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The "Writing Web Assembly" Lesson is part of the full, Web Assembly (Wasm) course featured in this preview video. Here's what you'd learn in this lesson:

Jem shares a more complex JavaScript code example that includes multiple conditions and demonstrates how that code would be written in Web Assembly. Since writing Web Assembly can be very verbose and difficult to visualize what values are on the stack, programmers will use a higher-level language like AssemblyScript which compiles to Web Assembly.

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Transcript from the "Writing Web Assembly" Lesson

>> I hope everybody wrote the minus one function, because, [LAUGH] honestly you see how tedious it is to write web assembly by hand, and working with stacks and things like that. Is it fast? Yes. Is it efficient by computer standards? Yes. Is it efficient by engineering standards? No.

[00:00:18] It's very difficult to reason about. And in fact If we took a more complex example, it's called the function example. You don't have to write this, this is purely information absorption right now. If we did something a bit more complicated, where we wanna create this function in web assembly.

[00:00:35] So if I wanna create a function that takes in a number, check this if it's equal to two. And if it's equal to two, I wanna return that number multiplied by two is equal to three. I wanna turn that number multiplied by three. Otherwise, I wanna turn that number multiplied by itself, it's an arbitrary example doesn't really do that much.

[00:00:53] But in JavaScript it's pretty easy to reason about, right? You can look at this, I wouldn't even have to tell you what it does, you can imply exactly what's happening under the code. But in web assembly, something that is relatively simple at a high level language becomes much more complex.

[00:01:11] For example, okay, good local, we're pushing the local variable the stack, makes sense we understand that. We're declaring a constant to, makes sense as well. We can see that because we're compared to the number two, we declared number two here. We know that equals the operation takes two numbers off the stack and checks if they're equal.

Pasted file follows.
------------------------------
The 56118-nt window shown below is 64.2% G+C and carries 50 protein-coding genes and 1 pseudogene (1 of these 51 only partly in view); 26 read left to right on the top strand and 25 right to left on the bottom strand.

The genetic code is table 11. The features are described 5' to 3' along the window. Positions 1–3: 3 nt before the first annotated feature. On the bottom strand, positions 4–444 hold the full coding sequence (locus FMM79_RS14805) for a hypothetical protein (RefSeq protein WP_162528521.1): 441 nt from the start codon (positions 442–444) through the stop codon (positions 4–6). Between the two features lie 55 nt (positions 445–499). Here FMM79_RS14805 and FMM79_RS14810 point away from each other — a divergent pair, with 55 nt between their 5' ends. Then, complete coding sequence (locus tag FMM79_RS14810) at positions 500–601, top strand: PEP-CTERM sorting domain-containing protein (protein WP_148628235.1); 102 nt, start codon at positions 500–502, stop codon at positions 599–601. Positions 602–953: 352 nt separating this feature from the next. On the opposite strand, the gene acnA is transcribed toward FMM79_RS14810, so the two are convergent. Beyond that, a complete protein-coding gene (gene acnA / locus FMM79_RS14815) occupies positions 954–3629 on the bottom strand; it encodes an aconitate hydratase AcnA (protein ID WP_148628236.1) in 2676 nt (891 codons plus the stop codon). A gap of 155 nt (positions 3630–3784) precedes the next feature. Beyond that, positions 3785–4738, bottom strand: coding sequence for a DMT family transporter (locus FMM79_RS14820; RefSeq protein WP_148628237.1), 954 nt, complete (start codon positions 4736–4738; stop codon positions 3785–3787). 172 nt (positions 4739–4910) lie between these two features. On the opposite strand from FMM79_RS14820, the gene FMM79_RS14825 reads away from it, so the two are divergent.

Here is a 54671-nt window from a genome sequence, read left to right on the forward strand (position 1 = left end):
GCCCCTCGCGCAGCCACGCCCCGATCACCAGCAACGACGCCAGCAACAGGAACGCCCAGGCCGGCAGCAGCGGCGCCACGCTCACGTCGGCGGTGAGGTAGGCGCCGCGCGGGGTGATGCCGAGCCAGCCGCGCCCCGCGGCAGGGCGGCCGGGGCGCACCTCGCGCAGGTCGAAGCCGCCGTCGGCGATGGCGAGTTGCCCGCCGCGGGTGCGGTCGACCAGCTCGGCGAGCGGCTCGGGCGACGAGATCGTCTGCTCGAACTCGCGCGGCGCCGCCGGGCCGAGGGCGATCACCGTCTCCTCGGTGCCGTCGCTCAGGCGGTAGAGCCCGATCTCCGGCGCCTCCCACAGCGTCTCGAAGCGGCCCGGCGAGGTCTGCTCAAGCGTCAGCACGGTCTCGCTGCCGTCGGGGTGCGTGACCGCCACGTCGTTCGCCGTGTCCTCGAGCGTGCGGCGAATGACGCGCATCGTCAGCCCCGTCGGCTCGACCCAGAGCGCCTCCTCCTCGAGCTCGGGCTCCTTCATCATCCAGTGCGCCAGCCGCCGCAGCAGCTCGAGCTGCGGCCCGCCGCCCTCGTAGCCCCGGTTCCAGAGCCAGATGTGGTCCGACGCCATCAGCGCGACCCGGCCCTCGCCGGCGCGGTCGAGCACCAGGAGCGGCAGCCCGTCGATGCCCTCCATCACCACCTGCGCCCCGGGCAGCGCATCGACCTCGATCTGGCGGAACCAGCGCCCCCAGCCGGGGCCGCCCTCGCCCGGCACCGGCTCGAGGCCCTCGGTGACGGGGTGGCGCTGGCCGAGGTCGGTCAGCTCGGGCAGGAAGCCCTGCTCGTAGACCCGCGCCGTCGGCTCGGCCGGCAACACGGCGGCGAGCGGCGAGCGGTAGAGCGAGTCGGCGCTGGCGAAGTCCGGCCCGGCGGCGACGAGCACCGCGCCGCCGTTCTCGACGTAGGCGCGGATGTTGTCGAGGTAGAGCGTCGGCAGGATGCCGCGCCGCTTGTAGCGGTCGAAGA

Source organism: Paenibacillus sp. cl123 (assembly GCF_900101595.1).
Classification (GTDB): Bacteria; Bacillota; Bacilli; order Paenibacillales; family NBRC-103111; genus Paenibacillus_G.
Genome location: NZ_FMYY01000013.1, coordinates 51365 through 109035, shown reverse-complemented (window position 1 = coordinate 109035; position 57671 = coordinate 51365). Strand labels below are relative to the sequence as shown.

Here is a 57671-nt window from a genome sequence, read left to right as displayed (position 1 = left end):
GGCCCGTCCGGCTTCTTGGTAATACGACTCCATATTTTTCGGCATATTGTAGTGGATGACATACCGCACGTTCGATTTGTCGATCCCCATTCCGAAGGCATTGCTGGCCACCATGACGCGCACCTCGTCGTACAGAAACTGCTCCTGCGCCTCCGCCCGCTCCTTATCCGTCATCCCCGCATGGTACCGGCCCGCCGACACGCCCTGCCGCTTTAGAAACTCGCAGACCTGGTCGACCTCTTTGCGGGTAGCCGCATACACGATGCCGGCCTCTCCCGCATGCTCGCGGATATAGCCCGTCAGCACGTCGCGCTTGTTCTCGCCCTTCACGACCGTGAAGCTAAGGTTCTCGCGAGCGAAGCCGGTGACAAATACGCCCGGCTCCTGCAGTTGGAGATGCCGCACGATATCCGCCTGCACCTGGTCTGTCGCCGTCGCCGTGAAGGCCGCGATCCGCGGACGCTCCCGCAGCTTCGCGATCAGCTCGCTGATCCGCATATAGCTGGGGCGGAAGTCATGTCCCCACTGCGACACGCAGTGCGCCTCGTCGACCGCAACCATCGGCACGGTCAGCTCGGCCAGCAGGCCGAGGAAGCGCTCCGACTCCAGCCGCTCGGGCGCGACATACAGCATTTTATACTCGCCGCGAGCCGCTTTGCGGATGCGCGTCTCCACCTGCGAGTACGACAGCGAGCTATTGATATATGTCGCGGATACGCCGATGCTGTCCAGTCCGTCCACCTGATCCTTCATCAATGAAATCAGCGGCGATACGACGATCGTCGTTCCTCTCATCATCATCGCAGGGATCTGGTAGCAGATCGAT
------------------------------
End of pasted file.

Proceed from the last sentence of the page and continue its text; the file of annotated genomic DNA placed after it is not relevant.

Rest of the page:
[00:01:32] Cool. Then what? So the if statement checks the validity of what's on the stack before, because equal is gonna return. I wanna say it returns a 1 or 0 based on if it's true or false. But you have to know that the if opcode checks the most recent thing on the stack and executes that.

[00:01:55] If it's true, it jumps into here, where we declare two again, we multiply and returns this year. I don't have to have the return, but it's implied. And then we keep doing that and so on and so forth. But, you really have to memorize opcodes and understand what they're pulling from, what's on the stack of the current moment, all of this is not intuitive at all.

[00:02:16] You can't, I mean, some people can. But I personally can't look at this and say, I know exactly what's happening. Because the flow control just doesn't make sense in a way that I would wanna write this manually. And we can see that writing web assembly by hand. Well, it's just not that practical.

[00:02:36] Fortunately, because web assembly is not meant to be written by hand, we only generally are looking at what files when we're debugging. We wanna write higher level languages that through a series of tool chains compiled down to web assembly. And that's what we're gonna do for the remainder of the course.

[00:02:52] So, if you wanna write more web assembly, feel free. If you wanna get really, really into it, go ahead. You now know how to do it, you understand how opcodes work, you understand what modules and parameters and the stack machine looks like and how it works. But, generally, we're gonna write in a higher level language that will compile down.

[00:03:13] It's still good to know how to read web assembly just in case you need to debug it. But hopefully, if we've done things correctly, [LAUGH] you'll never have to do that. Because, well, as you can see, this is a really simple function and it gets really long. It only gets worse, trust me.